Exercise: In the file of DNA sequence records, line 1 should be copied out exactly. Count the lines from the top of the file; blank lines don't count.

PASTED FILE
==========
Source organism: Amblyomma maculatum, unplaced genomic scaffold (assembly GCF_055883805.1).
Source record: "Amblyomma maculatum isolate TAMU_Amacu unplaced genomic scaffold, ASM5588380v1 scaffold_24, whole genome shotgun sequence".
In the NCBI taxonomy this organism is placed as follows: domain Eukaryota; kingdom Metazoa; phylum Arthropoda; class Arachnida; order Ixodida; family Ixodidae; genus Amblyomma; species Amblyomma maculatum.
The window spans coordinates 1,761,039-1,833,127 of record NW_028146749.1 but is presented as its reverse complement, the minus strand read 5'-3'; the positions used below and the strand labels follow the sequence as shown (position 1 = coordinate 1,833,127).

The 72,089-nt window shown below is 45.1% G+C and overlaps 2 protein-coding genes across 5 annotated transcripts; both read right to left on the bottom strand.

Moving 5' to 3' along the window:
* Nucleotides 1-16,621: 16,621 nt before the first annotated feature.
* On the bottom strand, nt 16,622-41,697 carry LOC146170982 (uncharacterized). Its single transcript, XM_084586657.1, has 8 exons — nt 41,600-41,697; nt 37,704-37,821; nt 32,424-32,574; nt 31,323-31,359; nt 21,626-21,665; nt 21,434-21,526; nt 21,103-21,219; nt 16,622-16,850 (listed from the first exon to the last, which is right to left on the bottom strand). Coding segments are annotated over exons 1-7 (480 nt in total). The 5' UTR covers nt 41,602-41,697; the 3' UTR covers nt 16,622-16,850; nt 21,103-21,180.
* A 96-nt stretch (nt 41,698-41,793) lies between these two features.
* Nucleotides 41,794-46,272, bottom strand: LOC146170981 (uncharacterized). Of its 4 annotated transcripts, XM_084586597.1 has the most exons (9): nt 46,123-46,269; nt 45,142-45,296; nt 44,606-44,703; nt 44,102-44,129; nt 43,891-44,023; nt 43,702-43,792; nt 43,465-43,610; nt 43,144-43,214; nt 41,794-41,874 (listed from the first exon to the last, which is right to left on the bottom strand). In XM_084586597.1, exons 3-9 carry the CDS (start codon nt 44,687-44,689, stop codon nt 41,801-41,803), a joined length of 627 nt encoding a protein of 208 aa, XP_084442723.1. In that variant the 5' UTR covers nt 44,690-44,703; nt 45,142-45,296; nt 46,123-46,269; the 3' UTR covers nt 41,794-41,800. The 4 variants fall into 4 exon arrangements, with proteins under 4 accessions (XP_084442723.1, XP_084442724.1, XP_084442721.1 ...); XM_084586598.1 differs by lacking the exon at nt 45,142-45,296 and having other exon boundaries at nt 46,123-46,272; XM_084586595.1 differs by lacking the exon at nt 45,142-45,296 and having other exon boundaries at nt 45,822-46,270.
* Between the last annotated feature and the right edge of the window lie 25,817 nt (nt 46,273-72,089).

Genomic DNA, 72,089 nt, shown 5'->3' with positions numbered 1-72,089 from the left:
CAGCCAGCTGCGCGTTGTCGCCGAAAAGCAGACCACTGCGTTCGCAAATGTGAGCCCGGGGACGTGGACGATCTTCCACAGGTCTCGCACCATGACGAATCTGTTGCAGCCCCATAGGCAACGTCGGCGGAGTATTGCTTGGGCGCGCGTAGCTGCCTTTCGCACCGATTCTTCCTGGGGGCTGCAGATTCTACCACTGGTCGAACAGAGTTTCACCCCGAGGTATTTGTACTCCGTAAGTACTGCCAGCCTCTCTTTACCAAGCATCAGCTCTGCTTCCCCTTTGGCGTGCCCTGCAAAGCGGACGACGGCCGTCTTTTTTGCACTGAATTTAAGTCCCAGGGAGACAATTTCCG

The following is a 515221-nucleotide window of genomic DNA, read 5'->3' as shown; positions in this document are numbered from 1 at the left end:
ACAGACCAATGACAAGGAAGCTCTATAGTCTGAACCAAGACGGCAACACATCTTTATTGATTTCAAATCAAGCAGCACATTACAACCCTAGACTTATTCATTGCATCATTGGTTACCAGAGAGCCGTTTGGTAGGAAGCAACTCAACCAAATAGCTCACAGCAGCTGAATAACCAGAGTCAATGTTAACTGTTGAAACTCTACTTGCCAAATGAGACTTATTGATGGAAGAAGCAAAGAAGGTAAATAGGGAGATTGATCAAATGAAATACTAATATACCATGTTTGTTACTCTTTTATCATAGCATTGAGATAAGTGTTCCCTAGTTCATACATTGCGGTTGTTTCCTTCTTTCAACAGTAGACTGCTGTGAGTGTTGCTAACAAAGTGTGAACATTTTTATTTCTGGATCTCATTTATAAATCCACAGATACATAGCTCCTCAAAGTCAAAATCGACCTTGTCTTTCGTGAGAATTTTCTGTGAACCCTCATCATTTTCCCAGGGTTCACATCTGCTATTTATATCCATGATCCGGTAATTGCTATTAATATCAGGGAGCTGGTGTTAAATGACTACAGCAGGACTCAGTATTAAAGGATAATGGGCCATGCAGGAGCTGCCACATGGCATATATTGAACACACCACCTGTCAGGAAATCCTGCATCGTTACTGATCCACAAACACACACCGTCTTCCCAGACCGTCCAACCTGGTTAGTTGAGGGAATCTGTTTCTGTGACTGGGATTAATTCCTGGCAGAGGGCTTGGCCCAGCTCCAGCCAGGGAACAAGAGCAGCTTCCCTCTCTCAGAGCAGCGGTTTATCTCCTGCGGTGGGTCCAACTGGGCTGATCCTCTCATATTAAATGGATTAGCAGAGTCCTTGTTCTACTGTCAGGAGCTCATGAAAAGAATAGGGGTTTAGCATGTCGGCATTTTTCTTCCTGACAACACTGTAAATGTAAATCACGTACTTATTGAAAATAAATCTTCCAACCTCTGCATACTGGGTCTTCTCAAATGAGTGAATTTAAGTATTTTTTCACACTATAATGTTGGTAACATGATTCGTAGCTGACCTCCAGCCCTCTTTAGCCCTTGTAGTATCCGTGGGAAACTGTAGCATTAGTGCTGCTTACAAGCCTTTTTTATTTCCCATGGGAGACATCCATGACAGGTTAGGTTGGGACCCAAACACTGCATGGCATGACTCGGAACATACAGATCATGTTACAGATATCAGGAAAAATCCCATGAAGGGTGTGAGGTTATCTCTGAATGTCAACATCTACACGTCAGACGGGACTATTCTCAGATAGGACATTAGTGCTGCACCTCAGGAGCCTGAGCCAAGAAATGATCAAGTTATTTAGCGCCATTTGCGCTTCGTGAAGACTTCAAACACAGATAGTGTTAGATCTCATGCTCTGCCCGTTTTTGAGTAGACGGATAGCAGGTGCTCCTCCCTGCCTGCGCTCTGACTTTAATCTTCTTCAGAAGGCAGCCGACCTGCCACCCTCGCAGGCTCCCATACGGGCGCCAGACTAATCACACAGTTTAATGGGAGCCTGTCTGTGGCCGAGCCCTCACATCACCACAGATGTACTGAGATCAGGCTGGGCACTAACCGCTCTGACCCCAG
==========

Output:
Source organism: Amblyomma maculatum, unplaced genomic scaffold (assembly GCF_055883805.1).